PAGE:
Is HTML5 about to make a comeback?

The web is losing and apps are winning. At least that’s what the most recent data from Flurry says – 86% of time on mobile devices is spent in an app other than the browser, up from 80% last year. Does that really mean the web is losing? What about apps built with HTML5? Is the implementation technology more important than the distribution mechanism? Why should anyone care? A number of new tools and frameworks are maturing that should make it much easier to build great mobile sites and apps with HTML5. Could they stop the shift from web to native apps, or even reverse it?


Why the web is losing on mobile

Modern web browsers and standards were designed for a desktop computing environment and they built upon a base that was designed for sharing linked documents. Mobile computing environments have capabilities and constraints that desktops don’t. Native mobile app platforms were designed for building highly interactive, animated, apps utilising hardware graphics acceleration. The result is that apps running in a mobile browser are disadvantaged in terms of performance, user experience and access to device functionality versus their native counterparts.

The app is the new browser bookmark. People have favourite services and sources of information or entertainment even though a great deal of substitution is possible in most cases. Providers have to compete on user experience and that creates a bias towards native apps. You want to check the weather every day? You don’t search for a weather forecast every time, or find a favourite weather site and bookmark it, you download a weather app. Need to catch up with your friends on a social network? You don’t open the browser, type a URL or go to a bookmark and wait for the latest updates to download, you get update notifications pushed to you by the native social network app, or when you open the app it has already downloaded the latest content in the background. For frequently accessed apps, the native versions have much less friction, as well as a nicer user experience.

What about hybrid apps?

Delivering a web app in a native wrapper allows it to access device functionality and reduce some regular usage friction. However, it doesn’t fix performance (indeed on iOS it makes it worse), nor make it easier to deliver a great user experience. Another problem with delivering a packaged web app that uses a system WebView is that the functionality of the WebView itself can change with OS updates. Android recently switched to a new Chromium-based WebView and broke or crippled lots of hybrid apps. The flip-side to this problem is that WebViews upgrade slower than browsers; on Android the WebView is currently tied to OS upgrades (which are still lacking from most manufacturers) while the Chrome browser continuously auto-updates. This means it’s a long time before it’s feasible to start using new standards added to the browser specifically to tackle mobile issues. A hybrid app is also still subject to app store reviews and policies. It may be possible to update functionality without an app update in the store but the platform owner still controls what developers can and can’t do.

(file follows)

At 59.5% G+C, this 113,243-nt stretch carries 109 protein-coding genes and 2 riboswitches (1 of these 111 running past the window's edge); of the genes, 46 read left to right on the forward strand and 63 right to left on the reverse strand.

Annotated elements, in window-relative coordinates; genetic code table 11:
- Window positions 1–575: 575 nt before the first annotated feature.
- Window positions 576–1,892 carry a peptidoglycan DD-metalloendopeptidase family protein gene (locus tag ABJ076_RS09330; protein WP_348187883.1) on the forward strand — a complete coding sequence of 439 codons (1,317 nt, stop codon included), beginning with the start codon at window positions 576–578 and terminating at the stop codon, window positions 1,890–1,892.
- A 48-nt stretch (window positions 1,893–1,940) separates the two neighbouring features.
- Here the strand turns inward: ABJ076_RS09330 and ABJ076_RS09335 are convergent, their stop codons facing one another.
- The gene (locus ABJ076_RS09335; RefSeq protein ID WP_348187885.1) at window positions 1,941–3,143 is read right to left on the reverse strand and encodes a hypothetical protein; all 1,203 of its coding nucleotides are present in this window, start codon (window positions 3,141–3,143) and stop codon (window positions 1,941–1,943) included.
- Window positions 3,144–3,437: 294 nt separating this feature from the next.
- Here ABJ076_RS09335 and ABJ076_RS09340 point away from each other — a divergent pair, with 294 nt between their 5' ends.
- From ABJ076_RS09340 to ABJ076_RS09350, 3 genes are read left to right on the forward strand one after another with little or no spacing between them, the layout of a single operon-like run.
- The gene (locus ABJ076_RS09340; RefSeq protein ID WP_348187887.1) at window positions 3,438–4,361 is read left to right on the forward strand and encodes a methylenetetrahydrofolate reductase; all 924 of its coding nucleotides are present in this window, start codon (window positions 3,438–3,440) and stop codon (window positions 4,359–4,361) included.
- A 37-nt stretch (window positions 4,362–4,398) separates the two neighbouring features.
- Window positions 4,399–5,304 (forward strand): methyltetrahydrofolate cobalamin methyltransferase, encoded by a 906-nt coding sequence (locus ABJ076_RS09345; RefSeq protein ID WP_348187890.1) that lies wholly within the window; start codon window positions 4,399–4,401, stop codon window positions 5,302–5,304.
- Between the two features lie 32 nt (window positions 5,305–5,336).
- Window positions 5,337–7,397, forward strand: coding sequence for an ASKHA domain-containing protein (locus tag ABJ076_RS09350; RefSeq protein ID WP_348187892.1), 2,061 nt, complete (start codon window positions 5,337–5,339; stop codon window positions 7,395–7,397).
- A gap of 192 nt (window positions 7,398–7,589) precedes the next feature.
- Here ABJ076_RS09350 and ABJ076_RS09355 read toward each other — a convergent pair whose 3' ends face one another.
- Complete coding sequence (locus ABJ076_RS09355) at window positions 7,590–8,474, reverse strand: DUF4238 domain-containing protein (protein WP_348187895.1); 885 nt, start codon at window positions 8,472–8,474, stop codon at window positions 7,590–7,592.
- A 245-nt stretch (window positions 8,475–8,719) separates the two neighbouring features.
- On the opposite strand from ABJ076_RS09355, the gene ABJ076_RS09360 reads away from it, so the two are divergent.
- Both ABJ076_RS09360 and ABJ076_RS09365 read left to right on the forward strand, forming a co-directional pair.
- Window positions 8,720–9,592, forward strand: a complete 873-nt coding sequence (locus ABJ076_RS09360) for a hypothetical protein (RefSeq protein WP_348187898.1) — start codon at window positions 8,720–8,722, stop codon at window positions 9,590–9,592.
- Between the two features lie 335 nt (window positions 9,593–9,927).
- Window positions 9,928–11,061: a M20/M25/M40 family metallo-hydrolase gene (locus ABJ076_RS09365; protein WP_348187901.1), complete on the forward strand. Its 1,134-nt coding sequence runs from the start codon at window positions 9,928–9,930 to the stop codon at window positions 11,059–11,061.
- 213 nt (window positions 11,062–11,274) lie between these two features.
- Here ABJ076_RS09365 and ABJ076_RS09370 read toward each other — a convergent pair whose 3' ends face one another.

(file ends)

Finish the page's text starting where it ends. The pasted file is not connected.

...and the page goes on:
Another popular complaint about hybrid (and native) apps is the loss of ability to cross-link versus the web. I believe that Facebook’s recent App Links project puts all native apps (including hybrids) about on a par with web apps here. It may be possible to link to any web page but many modern web apps only have a single page. What’s actually needed with a web app rather than a web site is the ability to link to app states. This is only possible if the developer enables it by setting up routing for URLs to app states – native apps can already do this and App Links solves the “what if the app isn’t installed” problem with web fallbacks or store links. If platform providers enhance app interoperability then native (and hybrid) apps could significantly exceed the capabilities of the web here.

Engagement versus ease of access

As discussed above, any content or services you access frequently create less friction by providing native apps. Less friction enables more engagement and a virtuous cycle of greater usage. On the other hand, new or infrequently accessed content and services have extremely high friction if you need to download an app before you can do anything else. Here the web has significant advantages over native apps. The companies who really don’t get this are the ones that have a full screen popup asking you to download their app every time you visit their website on a compatible device! Another way to look at the Flurry stats linked at the top of the article is this: exclude games (which have almost always been native for performance) and social networking (which falls firmly into the frequent access category, plus a lot of the time will be using an in-app browser anyway) and the browser still has more than a third of the remaining mobile usage time. That doesn’t sound quite so bad.

New frameworks fill the gaps

With the threat of being relegated to the “infrequently accessed” category of apps, the web development community has not been sitting around doing nothing. A new framework recently into public beta,, attempts to solve the major performance problem for animated web app UIs. Their current approach is a series of clever hacks involving minimal manipulation of a very flat DOM structure. However their JavaScript APIs will also render to WebGL in future (when it’s sufficiently widely available, ahem, Apple). The approach is promising and the demos are impressive. Currently their homepage (on both my retina iPad Mini and Nexus 4) kinetic scrolls with a stutter that makes my 2006 Symbian device look slick, so there’s a way to go before they’re ready to come out of beta. Note that using JavaScript APIs starts to make building web apps look more like creating a native app.